She begins to talk about friendship. What makes someone a best friend? What if a best friend found out you had been talking about them? A series of questions, focused on social politics and directed out toward the silent space. A stark contemplation of loneliness; a meditation on what that situation would mean and what might follow. There is a moment where she ensures the audience know this isn’t merely a one-sided monologue, insisting that she knows that people in Cafe OTO have talked about friends behind their back, plainly stating it in a jokey and conversational manner. This is the first example of what sets apart the performing Claire Rousay from the recorded one. When listening to her material, we walk parallel with her wherever she goes. We hear voices conversing, even talking to themselves, but very rarely see ourselves as anything more than an invisible spectator. Here we sit on opposing sides, the situation a lot more adversarial. This lunge toward the fourth wall is a personable jab though, a joke between friends.

Voices begin to bleed through the speakers above talking about the same subject of friendship, and blurring the perception of what is spontaneous and what is part of the performance’s routine. The artist glances up at the speakers with a warm expression, like some wholesome version of Krapp’s Last Tape. The monologue’s run in tandem and have a therapeutic edge to them. It feels as though the performance goes someway to run imaginary lines from the UK back to Claire’s home in the US. In a classic performance, a band or artist might sing out lyrics concerning their home and their friends. With Claire, it feels as though those people she has recorded are in the room, and that place where she lives is just outside the walls of the venue.

The second moment that separates the live from the recorded Claire comes with the admission of waking from a nightmare a day or so prior to the performance. Reported as an epiphany, it is a precious crystalline moment of sincerity gifted to the audience.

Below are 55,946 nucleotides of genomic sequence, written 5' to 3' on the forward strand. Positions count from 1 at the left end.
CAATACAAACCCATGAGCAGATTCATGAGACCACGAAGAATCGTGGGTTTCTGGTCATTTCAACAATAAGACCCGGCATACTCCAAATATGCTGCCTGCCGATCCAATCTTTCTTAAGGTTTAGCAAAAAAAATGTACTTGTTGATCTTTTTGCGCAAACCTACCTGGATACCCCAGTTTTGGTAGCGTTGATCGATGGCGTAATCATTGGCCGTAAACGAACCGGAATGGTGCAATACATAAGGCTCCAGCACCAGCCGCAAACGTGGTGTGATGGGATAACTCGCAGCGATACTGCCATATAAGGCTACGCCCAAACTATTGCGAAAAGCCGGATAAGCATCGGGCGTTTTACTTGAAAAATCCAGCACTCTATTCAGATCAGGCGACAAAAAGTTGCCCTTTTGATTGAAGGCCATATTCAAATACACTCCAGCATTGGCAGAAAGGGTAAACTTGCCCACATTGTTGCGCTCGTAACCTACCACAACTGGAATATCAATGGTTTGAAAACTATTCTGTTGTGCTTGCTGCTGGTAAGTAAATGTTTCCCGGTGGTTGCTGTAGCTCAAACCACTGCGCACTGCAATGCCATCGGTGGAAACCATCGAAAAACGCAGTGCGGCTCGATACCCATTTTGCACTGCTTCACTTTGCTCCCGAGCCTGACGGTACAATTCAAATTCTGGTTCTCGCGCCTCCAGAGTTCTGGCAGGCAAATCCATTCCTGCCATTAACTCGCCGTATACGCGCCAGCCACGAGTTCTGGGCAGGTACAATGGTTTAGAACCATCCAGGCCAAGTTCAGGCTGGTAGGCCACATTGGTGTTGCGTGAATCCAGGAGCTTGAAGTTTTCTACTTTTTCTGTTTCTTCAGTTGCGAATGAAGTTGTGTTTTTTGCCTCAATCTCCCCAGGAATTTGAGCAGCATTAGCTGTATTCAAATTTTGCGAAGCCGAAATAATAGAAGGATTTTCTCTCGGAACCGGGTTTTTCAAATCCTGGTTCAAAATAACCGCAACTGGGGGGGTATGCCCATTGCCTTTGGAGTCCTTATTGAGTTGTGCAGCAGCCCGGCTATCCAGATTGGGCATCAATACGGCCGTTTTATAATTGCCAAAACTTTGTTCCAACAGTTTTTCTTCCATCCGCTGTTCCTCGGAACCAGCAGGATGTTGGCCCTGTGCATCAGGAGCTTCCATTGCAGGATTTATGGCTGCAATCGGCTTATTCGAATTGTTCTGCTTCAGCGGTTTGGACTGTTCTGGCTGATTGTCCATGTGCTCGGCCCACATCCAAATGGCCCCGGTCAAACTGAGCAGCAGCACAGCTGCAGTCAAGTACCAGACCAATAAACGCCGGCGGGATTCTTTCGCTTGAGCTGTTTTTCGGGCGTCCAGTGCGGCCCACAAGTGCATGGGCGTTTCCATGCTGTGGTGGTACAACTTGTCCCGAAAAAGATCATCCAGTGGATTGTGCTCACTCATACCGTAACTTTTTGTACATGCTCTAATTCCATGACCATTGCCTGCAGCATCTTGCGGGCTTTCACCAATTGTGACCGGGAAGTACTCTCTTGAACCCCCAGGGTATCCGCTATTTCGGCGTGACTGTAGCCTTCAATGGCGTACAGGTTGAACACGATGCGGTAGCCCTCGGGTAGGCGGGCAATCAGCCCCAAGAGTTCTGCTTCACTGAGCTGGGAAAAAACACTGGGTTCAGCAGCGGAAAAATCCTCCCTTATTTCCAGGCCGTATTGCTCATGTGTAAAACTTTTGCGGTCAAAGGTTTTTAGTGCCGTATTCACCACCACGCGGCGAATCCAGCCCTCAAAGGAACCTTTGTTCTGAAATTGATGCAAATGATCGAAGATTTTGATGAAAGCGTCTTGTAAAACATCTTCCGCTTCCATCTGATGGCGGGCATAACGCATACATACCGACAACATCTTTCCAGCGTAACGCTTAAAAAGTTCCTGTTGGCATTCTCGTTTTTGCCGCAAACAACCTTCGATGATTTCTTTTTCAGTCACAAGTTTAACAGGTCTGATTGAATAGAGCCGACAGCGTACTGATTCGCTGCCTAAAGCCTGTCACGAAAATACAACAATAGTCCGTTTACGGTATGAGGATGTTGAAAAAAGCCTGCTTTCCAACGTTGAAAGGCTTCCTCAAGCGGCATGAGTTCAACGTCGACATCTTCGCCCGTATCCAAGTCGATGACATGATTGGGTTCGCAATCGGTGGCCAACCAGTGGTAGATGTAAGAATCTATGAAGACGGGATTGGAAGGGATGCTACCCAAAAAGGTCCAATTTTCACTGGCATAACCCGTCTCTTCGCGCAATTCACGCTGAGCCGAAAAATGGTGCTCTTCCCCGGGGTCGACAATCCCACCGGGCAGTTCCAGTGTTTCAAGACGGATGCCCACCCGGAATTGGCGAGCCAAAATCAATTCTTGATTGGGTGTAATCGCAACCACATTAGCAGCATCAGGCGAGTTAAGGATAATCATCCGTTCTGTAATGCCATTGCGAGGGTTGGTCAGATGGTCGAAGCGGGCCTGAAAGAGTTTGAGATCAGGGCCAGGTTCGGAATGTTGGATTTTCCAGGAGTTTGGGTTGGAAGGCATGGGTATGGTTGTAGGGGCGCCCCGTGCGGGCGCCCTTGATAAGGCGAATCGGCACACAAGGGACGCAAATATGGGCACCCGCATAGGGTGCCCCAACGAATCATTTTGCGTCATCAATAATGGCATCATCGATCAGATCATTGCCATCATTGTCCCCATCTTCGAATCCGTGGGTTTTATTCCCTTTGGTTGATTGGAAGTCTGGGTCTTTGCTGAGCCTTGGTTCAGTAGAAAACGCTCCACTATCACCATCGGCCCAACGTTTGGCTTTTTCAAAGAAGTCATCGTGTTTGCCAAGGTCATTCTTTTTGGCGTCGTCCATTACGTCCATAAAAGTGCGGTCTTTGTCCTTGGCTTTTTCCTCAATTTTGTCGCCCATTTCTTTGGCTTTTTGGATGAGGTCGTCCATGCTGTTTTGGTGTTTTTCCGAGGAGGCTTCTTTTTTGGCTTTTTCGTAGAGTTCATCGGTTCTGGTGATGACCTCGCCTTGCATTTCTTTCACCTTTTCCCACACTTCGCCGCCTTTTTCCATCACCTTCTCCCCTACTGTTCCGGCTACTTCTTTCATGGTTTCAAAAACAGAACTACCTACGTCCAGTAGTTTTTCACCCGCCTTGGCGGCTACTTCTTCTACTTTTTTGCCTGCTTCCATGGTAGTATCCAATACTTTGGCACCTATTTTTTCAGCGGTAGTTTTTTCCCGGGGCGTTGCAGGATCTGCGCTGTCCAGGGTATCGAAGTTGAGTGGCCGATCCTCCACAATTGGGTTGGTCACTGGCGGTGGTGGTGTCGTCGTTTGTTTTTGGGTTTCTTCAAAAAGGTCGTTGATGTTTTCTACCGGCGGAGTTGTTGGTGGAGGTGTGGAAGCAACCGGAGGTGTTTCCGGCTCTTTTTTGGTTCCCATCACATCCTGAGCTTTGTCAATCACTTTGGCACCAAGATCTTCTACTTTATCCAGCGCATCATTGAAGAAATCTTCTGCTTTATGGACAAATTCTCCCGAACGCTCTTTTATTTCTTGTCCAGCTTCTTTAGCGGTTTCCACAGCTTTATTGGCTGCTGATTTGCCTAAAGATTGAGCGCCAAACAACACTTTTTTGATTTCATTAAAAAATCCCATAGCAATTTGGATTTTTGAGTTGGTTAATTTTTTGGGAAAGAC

The amorphous performance is gifted structure as Claire takes to her guitar once again, sending jagged, plosive notes and singing out in an electronically warped and abnormal style. Referred to before as ‘emo ambient’, she leans into this label wholeheartedly by falling into a slow and laboured fragment of A Little Less Sixteen Candles, A Little More Touch Me before its lost within flowing euphoria.

The performance slows almost to a complete stop, as the artist gets snagged on emotive notes and vocal melodies before settling back into her chair. What looks like a sudden burst of texting is actually revealed to be the set’s swan song, specifically Baby E’s Nothing Left to Say as it leaks out of the phone speaker and into the microphone. A fitting end to a deeply oratorical performance.

It must be a strange time to tour abroad, especially for a more experimental artist such as Claire Rousay. To venture out into the world peddling an introverted and personable style of performance at a time in which people are feverishly rushing to escapism and are actively stifling thoughts of loneliness or mortality. The performance not only encourages introspection, but welcomes it as a natural part of life. Just as we hear voices of vulnerability and sincerity in her releases, Claire constructs a special atmosphere of admission and warmth within Cafe OTO’s space, the feelings of doubt and loneliness notwithstanding. The poise with which she implements that beautifully liminal sound is undeniable, and is a privilege to watch unfold in a live setting.

Picture by Paul Margree